So, these explanations certainly aren't entirely worthless, but are they sufficient? If they were, what implications would that have? Consider South and Central America. These regions have rampant poverty, both in the absolute and relative sense. Slum dwellers and many rural Indians are poor in the extreme, yet the upper classes live in great luxury. Income differences in the region are some of the greatest in the whole world. Also, it is here that United States has acted in nakedly imperalistic way for a long time. They have supported dictators and terrorists, engineered coups, militarily intervened and even outright invaded couple times (Grenada '83 and Panama '89). The economic relationships have been characterized by exploitation of South by US corporate giants. Really, compared to all this America has been a charity to Muslims. If anti-imperialist backlash and economic deprivation would suffice to explain terrorism, US would have been a target of merciless and extensive Latino-Caribbean terrorism for over a century.

Perhaps the International Patriarchal-Imperialist Conspiracy is hiding the evidence, but as far as I know, those groups haven't made a single terrorist attack. How come? Perhaps they do hate our freedoms after all?

In my opinion that is yet another partial truth. Certainly, there are elements in Western culture that Islamists view with utmost loathing. West self-consciously elevates man-made laws above God's law and its own explanations of universe above divine revelations. White whores cavort in the streets semi-naked inciting innocent Muslims to rape, actually daring to think they are somehow equal to men. Homosexuals and other filthy perverts aren't punished for their moral sickness, but allowed to spread their degeneracy. Sayyid Qutb, one of the founding intellectuals of modern jihadism, came to see Americans as "a reckless, deluded herd that only knows lust and money" during the time he spent in USA -- and this was almost 60 years ago, long before the sexual revolution of Sixties and the general liberalisation of lifestyle. What do you suppose he would have thought about this?

So the Western culture is decadent and worthless, the antithesis of Islam. In itself this might not matter. Unfortunately, according to every measure, West is stronger and more prosperous by far than Muslim world. It is intolerable that these disgusting little creatures, not even proper infidels anymore for they have no faith at all, stand above the favored of God. It makes complete mockery of the Salafist idea that Muslims became weak when they ceased to follow the good, original ways. If society's strength is tied to the favor of Allah, what could possibly explain the power of West? It gets worse, for by no means do all Muslims share their poisonous contempt. Rather, a complex mixture of ambivalent emotions seems to dominate, admiration mixing with unease about our debaucheries and bitterness of their own relative weakness. When there is hate, it has political roots, not cultural. Western ways have already metastasized into Islamic cultures, and there's an everpresent danger of further spread as long as West stays superior and Muslims do not firmly reject them. This hardly seems a threat to Islam right now, but Christianity didn't seem to be under any more threat when it started compromising with modernity, and just look at it now.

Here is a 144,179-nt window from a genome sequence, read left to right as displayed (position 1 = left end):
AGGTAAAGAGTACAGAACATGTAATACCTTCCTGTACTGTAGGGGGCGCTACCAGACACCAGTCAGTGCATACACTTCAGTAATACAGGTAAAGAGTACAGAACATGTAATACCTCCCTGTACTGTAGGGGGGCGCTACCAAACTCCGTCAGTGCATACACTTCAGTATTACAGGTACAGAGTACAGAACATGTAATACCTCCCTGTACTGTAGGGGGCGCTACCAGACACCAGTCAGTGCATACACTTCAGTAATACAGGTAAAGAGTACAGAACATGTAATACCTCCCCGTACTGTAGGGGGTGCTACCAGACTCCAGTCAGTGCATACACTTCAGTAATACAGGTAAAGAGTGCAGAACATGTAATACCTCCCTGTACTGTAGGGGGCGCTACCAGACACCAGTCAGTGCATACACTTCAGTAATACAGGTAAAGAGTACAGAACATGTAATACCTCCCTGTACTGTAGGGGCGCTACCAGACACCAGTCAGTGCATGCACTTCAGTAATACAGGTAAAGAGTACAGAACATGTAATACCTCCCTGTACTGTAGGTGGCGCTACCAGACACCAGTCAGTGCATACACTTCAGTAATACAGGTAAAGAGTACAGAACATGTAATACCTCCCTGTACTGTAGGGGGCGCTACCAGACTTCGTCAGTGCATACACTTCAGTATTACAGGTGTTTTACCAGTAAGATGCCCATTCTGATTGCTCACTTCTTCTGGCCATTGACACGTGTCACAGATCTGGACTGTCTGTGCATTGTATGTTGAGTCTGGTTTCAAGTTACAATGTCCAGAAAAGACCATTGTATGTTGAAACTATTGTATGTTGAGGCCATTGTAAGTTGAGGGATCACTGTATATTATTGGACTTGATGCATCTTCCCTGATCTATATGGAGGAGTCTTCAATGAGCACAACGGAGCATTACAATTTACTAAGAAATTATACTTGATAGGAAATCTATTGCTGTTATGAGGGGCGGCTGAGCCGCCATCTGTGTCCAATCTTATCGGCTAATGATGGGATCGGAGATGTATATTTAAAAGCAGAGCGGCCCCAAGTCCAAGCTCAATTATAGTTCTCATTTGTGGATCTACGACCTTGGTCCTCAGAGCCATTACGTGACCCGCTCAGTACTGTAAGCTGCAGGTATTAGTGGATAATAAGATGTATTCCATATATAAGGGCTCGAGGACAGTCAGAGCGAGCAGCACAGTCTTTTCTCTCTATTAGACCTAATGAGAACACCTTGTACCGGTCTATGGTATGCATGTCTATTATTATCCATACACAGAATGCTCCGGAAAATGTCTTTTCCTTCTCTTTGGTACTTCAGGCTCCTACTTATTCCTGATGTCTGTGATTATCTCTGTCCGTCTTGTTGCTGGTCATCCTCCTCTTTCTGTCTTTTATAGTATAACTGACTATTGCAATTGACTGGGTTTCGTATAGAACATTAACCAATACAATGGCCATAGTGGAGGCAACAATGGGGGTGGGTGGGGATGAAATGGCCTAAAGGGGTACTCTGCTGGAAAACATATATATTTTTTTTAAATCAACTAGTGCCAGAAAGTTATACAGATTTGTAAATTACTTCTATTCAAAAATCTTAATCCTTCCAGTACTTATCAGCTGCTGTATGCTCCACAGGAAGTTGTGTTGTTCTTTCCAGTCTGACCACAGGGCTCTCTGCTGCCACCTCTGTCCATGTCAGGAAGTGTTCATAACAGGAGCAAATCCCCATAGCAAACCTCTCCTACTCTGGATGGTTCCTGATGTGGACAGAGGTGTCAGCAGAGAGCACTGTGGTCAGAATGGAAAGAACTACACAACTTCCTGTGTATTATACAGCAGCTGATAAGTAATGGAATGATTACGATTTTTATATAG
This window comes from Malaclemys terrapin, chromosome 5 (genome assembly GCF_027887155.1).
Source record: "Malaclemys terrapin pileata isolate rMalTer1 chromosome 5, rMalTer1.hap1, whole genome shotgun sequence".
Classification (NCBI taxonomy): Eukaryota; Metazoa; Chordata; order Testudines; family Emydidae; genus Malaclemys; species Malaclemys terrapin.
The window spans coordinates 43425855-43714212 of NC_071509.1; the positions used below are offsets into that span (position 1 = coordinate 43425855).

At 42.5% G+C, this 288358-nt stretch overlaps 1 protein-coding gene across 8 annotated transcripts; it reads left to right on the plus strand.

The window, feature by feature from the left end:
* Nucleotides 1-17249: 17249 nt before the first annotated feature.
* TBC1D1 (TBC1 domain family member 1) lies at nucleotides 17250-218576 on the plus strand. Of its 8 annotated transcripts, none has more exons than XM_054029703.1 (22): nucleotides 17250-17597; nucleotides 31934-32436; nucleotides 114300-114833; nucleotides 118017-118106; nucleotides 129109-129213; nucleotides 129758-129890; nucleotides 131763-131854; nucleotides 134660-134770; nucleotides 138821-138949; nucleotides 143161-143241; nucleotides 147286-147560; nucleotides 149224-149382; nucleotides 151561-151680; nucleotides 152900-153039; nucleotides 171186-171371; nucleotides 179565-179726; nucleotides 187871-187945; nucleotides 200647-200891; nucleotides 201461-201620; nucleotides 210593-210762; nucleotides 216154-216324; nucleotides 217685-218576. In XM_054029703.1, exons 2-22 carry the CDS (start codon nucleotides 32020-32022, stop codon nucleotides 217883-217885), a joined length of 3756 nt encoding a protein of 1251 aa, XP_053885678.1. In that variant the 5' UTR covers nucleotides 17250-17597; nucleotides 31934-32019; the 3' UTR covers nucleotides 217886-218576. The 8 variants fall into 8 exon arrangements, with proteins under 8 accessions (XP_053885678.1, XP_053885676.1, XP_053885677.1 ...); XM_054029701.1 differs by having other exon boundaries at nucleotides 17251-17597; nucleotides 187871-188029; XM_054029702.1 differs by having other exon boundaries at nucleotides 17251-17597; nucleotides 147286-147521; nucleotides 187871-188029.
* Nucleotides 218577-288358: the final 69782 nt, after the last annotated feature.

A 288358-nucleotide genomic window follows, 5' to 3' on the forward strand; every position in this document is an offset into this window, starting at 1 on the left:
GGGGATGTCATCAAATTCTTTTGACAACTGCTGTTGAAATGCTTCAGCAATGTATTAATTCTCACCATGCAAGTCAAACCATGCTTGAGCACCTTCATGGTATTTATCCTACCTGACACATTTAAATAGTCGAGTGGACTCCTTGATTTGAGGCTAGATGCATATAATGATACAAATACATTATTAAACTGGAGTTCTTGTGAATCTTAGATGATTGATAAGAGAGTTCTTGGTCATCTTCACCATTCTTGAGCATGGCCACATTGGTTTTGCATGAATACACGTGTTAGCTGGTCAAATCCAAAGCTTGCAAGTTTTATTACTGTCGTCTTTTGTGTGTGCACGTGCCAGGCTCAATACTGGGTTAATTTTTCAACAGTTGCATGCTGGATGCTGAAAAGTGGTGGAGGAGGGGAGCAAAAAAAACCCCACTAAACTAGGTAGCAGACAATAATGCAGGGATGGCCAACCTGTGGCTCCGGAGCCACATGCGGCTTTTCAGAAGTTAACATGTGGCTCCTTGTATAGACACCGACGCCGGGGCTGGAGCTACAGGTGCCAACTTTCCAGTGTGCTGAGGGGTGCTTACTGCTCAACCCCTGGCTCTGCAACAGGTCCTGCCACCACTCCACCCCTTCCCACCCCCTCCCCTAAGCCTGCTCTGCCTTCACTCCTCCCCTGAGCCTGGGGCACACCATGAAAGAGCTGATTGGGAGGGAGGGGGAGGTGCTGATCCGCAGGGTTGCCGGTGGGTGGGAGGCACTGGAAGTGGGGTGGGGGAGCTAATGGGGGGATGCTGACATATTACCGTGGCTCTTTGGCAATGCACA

That the soulless beasts meddle in Muslim affairs, militarily humiliate them and occupy their lands is of course yet another reason for hatred, but it's not just that. The exploitative practices of West give a suitable excuse for their power and Muslim weakness, neatly tying in with Marxist worldview so popular in West itself. They disgrace Western sympathizers and liberal reformers, giving credibility to the idea that West is indeed enemy of Islam. They become an important tool for propaganda and recruitment, perhaps the most important one, for few Muslims are really all that eager to return to 7th century, especially when contemporary Islamist states such as Sudan or Taliban's Afghanistan have been everything but utopian. If they weren't the sentinel of Islam, the only ones fighting against its most deadly enemy, they would have far less to build on, and no excuses whatsoever for the failure of their ideology to build a strong societies wherever they've had power.

Therefore, while the Islamists do hate us for what we are, it is Western policies that help them gain converts and sympathy. As such, they desperately need us to be their enemy, and can be expected to work towards that end. One of the most imporant tricks of any guerrilla or terrorist organization worth anything is to trick its more powerful enemy into indiscriminate reprisals that cause havoc amongst innocents and translate into support for organization largely responsible for them. Perhaps 9/11 was neither defence against imperialism, or some insane, pointless blow against a hated culture, but a calculated provocation. If so, it was certainly a smashing success. With Iraq War, Uncle Sam became Osama bin Laden's recruiting sergeant, and by opening a battlefront on Arab lands, it gave opportunity of fighting for those Islamists with no capacity for international terrorism.

Could we then pull a rug from under their feet by adopting some "ethical" foreign policy, that is, one every Muslim can be happy about? Perhaps in a long term it would have such an effect, but it would be of no immediate help against this ideology's adherents. They would still need us to be their enemy, still have the same reasons to provoke us. Excuses can always be found (from the situation of Europe's Muslims for example, which will never be satisfactory for them), and even if they would seem flimsy to many, once the provocation succeeded, such details would be soon forgotten. How much anger about 9/11 there has been on Arab Street since Iraq War? The realignment of Western foreign policy would be represented as their victory, product of great fear that they struck in the withered hearts of enemy. It might give them the boost they need to seize control of many Muslim states, especially since we'd have to abandon support for friendly autocrats currently keeping them in check. Certainly European Islamists and the criminal scum of Muslim ghettoes would become even more aggressive and arrogant. The inevitable backlash against this would then of course provide ample justification for terrorist attacks. Of course all this is rather academic, for USA will not force Israel to fold to Arab demands and West cannot risk Middle Eastern oil falling in hands of hostile regimes.